A bucket of Legos is cool, but a room brimming with the plastic building blocks makes everything really awesome.
Enter the ultimate Lego playland beginning May 24 when Lego Travel Adventure opens at the Great Lakes Science Center and Nature Connects: A Lego Brick Experience kicks off at the Cleveland Botanical Garden. Whether it's the humble homes you built as a child or the elaborate Star Wars ship made with your kid, there's something about those tiny bricks that spur imagination. "I don't think we outgrow Lego," says Dante Centuori, director of creative productions at the Great Lakes Science Center. "You use it differently."
Featuring life-size sculptures, the exhibits look like scenes from The Lego Movie. To give you a head start, we asked both places to craft a vehicle.
Great Lakes Science Center // The exhibit: Playful works influenced by travel, including Henry Ford's Model T, a Lego travel computer game and seven to 10 Lego landmarks and mosaics by Arthur Gugick, a Beachwood High School math teacher The vehicle: Space capsule The environment: Space The designer: Gugick
1 Shape Shifter: "We wanted something aerodynamic," says Centuori. "That's why it's a cone. You want a little bit of lift." It took Gugick, a Lego artist who will be demonstrating how to build this capsule during specialized workshops, 10 hours of math to calculate how to make flat Legos appear curved.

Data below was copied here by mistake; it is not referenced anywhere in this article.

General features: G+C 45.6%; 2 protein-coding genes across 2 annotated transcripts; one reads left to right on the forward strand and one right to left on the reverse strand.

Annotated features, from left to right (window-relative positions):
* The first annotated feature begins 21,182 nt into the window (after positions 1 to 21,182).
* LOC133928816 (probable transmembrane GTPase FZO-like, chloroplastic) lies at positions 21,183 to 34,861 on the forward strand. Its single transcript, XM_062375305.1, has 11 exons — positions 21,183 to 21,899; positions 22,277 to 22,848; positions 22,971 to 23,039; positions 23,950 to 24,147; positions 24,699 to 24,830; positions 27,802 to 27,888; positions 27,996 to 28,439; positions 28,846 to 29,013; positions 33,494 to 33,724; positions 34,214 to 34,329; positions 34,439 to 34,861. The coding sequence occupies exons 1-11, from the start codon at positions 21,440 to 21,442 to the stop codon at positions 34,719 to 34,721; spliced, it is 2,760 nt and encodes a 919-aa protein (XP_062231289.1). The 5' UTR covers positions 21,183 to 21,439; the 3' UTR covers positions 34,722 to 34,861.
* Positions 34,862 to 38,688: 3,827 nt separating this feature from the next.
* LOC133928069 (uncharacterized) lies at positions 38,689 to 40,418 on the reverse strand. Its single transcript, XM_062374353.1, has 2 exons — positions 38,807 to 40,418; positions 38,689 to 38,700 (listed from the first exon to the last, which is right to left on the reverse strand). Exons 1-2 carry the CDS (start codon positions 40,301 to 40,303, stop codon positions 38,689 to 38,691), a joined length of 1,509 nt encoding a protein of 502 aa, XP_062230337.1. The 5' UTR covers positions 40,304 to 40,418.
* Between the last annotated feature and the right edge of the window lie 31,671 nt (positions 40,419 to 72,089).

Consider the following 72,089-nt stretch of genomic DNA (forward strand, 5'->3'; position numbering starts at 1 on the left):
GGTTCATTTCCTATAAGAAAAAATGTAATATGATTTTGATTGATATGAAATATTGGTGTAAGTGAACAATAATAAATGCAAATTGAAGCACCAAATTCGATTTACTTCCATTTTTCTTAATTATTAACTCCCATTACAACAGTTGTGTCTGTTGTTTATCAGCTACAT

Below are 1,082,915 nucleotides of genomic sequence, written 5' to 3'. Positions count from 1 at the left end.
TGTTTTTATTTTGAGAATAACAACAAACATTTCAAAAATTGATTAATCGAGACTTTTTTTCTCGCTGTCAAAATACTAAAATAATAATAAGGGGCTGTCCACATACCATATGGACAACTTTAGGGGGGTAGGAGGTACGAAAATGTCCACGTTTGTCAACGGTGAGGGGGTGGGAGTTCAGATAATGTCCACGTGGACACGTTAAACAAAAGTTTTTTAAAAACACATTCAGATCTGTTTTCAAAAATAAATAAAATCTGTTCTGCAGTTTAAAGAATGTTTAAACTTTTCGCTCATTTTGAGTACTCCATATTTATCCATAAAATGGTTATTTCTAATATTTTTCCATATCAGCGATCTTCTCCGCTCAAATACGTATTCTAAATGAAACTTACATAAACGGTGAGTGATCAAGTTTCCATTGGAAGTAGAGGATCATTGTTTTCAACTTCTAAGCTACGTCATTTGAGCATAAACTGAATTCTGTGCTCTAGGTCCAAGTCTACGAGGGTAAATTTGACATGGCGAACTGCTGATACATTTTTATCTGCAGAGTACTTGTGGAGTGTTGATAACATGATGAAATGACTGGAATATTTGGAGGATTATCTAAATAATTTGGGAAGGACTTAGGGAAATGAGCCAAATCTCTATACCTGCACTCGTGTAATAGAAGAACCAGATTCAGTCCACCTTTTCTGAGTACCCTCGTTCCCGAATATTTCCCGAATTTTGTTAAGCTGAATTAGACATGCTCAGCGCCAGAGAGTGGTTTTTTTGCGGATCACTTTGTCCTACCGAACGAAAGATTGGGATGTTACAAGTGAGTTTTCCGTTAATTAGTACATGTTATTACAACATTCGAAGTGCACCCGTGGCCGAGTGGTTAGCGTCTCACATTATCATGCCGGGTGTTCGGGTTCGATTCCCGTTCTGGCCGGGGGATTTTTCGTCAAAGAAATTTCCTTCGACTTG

2 Dock Hand: The docking mechanism at the top of the model harkens back to the Apollo missions in which astronauts hooked capsules to the Apollo Lunar Module.
3 Holy Grail: "There are holes all around for thrusters when they were making maneuvers in space," Centuori says. The two next to each other are for dumping water and urine.
Cleveland Botanical Garden // The exhibit: Nature-inspired fun. Certified Lego professional Sean Kenney used 500,000 bricks to create 14 plants and animals — with some weighing more than 500 pounds. The vehicle: Monkey suit The environment: Costa Rican rain forest The designer: Mark Bir, garden horticulturist
1 High Flyer: "There are no roads in the Costa Rican rain forest, so you swing through the branches just like a monkey," says Bir.
2 Climate Control: "It's very foggy in the rain forest so there are three fog lights and a windshield wiper," he says. The driver also wears a rain hat to shield him from the heavy rain, fog and mist he's likely to encounter.
3 Fuel Up: "It's an ecologically low-impact machine," Bir says. "It gathers fruit as it goes with a fruit handler — it feeds fruit into the motor." It's similar to howler monkeys, which follow the abundant supply of ripening fruit through the rain forest.
museums & galleries
12:00 AM EST
April 18, 2014